William’s stag party and Kate’s hen party were both kept well under wraps. We did, at least, get a little detail about William’s, in that it was hosted by Harry at a country estate around one month prior to the wedding. It definitely has us wondering if William will be returning the favor for Harry as his best man.

Next: The guest list has more importance than you’d think.

7. The impressive guest list

Guests leave after the wedding between Prince William, Duke of Cambridge and Catherine, Duchess of Cambridge at Westminster Abbey

A royal wedding always features an impressive guest list. | Suzanne Plunkett/WPA Pool/Getty Images

Having a notable (and long) guest list is potentially the most important aspect of a royal wedding — other than, you know, the getting married part. The guest list is expected to be filled with many of the most powerful “fellow royals, foreign leaders, church officials, diplomats, and celebrities,” according to Brides. Only then can you start thinking about all of your friends and family you’d like to invite.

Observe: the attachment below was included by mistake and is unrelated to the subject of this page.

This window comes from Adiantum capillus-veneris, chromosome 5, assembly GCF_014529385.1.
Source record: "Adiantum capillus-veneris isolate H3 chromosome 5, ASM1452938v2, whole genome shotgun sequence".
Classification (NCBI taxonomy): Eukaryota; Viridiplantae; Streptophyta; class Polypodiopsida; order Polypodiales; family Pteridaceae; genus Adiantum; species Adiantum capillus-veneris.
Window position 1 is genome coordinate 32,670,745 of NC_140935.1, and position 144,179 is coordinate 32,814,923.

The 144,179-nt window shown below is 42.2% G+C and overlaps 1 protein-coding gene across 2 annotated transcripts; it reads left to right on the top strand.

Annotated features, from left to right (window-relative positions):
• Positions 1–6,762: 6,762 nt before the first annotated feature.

The queen undoubtedly has a say in the guest list. She commanded that 1,900 invites be sent out for William and Kate’s wedding, although Harry’s long-anticipated ceremony will reportedly be a bit smaller.

Next: The massive guest list probably wouldn’t fit in this original wedding location.

8. The location tends to stay traditional

The royal wedding and horse carriage.

The wedding location is never a big surprise. | Gerard Julien/AFP/Getty Images

For over 200 years, royal weddings took place at the Chapel Royal at St. James Palace. The most notable weddings held at the traditional venue include those of Queen Anne in 1683, George III in 1761, George IV in 1795, Queen Victoria in 1840, and George V in 1893.